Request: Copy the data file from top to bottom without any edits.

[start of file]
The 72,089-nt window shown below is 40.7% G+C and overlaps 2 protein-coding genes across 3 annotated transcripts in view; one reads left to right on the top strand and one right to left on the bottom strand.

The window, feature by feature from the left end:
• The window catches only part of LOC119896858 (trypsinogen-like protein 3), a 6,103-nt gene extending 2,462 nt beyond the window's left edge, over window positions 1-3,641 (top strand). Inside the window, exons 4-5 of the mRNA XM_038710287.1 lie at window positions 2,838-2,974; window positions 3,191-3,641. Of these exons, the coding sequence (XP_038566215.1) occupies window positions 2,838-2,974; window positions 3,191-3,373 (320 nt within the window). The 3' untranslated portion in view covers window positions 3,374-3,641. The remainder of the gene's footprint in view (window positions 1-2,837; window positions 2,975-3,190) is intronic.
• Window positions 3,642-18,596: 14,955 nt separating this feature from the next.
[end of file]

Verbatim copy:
The 72,089-nt window shown below is 40.7% G+C and overlaps 2 protein-coding genes across 3 annotated transcripts in view; one reads left to right on the top strand and one right to left on the bottom strand.

The window, feature by feature from the left end:
• The window catches only part of LOC119896858 (trypsinogen-like protein 3), a 6,103-nt gene extending 2,462 nt beyond the window's left edge, over window positions 1-3,641 (top strand). Inside the window, exons 4-5 of the mRNA XM_038710287.1 lie at window positions 2,838-2,974; window positions 3,191-3,641. Of these exons, the coding sequence (XP_038566215.1) occupies window positions 2,838-2,974; window positions 3,191-3,373 (320 nt within the window). The 3' untranslated portion in view covers window positions 3,374-3,641. The remainder of the gene's footprint in view (window positions 1-2,837; window positions 2,975-3,190) is intronic.
• Window positions 3,642-18,596: 14,955 nt separating this feature from the next.